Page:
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No-Hitters Highlight Best Red Sox Pitching Performances of the Decade

While seasons can be organized by numbers, it's harder to do that with individual performances. There are numbers like Game Score, but Game Score doesn't take into account things like regular season vs. playoffs, or (spoilers!) how bloody your sock might end up. So, using only my entirely subjective opinions, here are the top 10 pitching performances of the Red Sox' decade.


The Great Performances

#10: 5/12/00 - Pedro Martinez – 9 IP, 2 H, 0 R, 0 ER, 0 BB, 15 K

In 2000, Pedro Martinez was unreal. A 1.74 ERA and 284 strikeouts over 217 innings in a year where there were seven batters with an OPS over 1. One friday night in May, Pedro showed some of his best stuff of his best year, destroying the Orioles. The O's managed to get hits in only the 5th inning against Pedro, and for the rest of the night they could barely touch the ball, striking out 15 times, 12 of them swinging.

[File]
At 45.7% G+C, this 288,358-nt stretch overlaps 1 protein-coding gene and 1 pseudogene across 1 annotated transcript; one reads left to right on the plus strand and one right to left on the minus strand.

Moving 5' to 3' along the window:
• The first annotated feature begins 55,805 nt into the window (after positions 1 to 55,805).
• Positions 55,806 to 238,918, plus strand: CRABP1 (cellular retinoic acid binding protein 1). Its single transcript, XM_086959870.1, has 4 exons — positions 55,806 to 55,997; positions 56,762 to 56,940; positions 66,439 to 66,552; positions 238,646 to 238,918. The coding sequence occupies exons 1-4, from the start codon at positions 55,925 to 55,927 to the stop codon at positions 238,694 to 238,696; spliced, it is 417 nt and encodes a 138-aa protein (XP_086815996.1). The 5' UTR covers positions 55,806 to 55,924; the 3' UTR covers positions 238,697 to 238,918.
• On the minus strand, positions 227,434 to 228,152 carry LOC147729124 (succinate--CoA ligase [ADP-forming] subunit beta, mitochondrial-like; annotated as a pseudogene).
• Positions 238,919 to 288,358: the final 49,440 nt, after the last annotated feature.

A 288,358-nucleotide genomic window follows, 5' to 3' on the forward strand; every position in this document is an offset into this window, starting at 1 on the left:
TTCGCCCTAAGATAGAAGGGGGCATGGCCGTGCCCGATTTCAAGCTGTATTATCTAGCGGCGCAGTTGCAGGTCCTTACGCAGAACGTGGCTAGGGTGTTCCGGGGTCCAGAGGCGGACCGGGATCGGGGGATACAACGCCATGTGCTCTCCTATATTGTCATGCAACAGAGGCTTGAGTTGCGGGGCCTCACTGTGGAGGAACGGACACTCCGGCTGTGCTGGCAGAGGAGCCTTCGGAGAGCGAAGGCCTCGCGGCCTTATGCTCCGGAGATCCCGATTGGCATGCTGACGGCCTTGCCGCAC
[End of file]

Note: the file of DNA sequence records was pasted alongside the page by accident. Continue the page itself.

#9: 5/25/01 - Hideo Nomo – 9 IP, 1 H, 0 R, 0 ER, 0 BB, 14 K

Hideo Nomo is an odd case. I can think of no other pitcher who can look, at times, so dominant despite putting up almost exclusively average numbers on a season-long basis. 2001 was yet another average year for Nomo, and his only one with the Red Sox, but it is perhaps the best example of his on-off ways. Just over a month after a certain other notable game of his, Nomo blanked the Blue Jays, allowing only a leadoff double in the 4th inning. At one point, Nomo sat down 7 straight Jays on strikeouts, including Carlos Delgado, who would strikeout swinging 3 times that night.

#8: 8/29/00 - Pedro Martinez – 9 IP, 1 H, 0 R, 0 ER, 0 BB, 13 K